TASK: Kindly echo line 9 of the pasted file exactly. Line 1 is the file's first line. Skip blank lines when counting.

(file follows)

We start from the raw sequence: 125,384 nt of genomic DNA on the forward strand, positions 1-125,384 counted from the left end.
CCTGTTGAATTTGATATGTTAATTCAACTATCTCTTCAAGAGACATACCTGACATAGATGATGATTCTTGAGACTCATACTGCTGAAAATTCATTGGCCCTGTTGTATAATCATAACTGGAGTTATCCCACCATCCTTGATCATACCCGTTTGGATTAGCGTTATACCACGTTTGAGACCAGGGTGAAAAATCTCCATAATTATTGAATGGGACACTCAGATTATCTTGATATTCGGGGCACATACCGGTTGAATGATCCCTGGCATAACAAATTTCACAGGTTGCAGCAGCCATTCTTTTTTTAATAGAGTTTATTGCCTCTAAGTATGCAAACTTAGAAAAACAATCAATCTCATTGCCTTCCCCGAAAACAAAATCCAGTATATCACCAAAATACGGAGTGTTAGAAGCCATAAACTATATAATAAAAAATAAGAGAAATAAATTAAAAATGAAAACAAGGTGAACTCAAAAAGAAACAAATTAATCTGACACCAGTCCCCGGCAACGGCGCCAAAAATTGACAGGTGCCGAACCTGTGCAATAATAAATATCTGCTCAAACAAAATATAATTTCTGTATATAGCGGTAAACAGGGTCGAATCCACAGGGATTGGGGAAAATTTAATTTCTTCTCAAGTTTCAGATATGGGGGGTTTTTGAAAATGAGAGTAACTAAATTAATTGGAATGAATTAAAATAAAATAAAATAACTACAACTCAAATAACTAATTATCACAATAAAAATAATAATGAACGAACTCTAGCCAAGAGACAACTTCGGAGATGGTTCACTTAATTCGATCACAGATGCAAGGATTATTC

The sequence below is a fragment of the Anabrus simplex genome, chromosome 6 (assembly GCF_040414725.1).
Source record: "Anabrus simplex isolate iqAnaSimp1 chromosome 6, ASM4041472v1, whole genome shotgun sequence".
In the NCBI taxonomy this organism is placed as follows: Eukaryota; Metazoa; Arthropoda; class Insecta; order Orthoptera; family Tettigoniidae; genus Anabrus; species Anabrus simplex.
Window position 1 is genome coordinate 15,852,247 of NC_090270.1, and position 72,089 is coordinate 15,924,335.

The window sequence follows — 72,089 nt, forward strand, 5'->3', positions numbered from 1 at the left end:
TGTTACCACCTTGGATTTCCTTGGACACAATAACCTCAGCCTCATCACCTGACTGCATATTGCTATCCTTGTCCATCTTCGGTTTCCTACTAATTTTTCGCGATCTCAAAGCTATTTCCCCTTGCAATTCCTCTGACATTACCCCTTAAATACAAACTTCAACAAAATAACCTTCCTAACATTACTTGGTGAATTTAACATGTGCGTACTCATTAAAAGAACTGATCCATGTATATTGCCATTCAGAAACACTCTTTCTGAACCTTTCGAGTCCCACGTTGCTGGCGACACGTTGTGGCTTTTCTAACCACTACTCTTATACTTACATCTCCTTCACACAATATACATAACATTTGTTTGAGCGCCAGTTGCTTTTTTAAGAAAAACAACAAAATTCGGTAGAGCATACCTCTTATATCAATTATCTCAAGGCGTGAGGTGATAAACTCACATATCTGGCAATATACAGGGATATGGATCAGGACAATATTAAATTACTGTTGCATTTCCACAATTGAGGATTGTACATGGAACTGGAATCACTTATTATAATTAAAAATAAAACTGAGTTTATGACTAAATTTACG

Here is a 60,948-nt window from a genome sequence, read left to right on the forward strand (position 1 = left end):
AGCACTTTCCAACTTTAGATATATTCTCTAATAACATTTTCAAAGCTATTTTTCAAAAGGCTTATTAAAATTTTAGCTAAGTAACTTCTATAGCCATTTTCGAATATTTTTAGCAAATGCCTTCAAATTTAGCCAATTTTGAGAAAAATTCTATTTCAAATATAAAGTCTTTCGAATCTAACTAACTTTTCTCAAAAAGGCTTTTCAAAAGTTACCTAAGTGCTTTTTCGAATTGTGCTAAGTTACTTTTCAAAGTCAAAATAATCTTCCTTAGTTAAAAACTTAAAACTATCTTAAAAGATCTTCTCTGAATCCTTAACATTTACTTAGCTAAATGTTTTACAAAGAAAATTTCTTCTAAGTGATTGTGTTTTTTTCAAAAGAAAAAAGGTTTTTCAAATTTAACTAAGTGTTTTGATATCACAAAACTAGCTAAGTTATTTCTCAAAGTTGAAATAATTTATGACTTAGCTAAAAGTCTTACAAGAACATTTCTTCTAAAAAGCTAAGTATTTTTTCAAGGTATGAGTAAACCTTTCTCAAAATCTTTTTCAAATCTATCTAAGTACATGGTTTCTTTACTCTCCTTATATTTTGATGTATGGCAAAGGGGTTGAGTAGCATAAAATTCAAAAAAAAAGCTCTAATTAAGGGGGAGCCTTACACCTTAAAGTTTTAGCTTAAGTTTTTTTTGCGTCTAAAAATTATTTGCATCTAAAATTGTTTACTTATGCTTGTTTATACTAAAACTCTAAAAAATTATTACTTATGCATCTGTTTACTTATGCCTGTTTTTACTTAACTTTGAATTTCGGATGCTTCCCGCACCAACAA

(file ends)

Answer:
Here is a 60,948-nt window from a genome sequence, read left to right on the forward strand (position 1 = left end):